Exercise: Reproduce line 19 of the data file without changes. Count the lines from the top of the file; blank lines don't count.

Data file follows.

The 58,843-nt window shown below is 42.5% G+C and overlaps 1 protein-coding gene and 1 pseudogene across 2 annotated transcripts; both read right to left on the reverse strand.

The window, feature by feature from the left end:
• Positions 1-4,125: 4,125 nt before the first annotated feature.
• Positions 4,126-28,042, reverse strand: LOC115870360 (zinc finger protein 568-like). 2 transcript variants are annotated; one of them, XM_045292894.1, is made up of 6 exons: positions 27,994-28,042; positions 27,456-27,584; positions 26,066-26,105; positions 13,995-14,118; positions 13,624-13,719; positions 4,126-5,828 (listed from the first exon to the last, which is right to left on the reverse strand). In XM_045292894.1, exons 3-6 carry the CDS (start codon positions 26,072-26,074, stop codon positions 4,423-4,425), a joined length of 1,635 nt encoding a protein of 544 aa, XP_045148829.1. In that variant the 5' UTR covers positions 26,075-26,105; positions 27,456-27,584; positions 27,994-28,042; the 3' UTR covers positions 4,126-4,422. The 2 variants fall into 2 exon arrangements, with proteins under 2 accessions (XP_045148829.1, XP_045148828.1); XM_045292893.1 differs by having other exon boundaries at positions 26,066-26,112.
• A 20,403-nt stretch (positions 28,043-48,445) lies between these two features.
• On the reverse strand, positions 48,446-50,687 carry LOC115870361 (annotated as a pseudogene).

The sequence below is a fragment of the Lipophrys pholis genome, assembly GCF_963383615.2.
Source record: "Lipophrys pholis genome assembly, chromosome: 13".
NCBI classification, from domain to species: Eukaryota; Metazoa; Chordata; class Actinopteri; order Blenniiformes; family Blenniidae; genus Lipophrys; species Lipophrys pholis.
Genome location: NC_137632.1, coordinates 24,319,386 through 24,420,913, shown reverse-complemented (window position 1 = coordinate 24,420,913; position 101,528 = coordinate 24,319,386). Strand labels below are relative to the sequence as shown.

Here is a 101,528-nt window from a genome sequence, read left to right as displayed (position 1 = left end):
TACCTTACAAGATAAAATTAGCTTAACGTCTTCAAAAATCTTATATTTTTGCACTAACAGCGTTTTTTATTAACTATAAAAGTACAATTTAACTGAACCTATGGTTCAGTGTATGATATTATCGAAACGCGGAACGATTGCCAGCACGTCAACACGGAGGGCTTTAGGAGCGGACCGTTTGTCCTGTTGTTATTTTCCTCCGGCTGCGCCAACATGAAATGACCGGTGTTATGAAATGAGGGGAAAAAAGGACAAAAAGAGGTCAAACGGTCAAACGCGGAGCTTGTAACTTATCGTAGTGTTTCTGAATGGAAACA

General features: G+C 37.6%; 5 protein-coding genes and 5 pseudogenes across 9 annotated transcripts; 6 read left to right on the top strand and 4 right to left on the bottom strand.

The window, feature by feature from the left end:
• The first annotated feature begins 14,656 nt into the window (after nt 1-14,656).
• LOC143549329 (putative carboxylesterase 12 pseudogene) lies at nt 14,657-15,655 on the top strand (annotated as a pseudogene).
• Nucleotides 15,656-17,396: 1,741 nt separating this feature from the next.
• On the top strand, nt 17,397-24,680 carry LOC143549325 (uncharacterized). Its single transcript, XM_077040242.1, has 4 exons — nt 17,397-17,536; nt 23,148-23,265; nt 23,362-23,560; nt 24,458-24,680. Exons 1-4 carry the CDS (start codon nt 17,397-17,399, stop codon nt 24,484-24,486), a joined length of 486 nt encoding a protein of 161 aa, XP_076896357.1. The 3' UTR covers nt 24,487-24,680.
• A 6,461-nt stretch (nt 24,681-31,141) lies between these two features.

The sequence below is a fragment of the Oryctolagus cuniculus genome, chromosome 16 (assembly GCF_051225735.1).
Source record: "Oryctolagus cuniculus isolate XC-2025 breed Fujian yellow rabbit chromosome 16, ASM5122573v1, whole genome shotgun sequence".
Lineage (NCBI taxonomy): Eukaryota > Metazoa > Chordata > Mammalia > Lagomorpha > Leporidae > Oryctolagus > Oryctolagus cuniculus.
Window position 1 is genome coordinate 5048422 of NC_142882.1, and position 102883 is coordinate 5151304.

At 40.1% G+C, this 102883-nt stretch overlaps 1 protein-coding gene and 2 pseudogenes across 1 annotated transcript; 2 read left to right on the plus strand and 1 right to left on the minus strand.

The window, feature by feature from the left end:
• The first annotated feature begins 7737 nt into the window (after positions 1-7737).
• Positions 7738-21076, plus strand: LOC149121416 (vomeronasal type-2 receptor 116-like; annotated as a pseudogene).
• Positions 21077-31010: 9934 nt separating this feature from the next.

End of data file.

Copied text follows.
• A 6,461-nt stretch (nt 24,681-31,141) lies between these two features.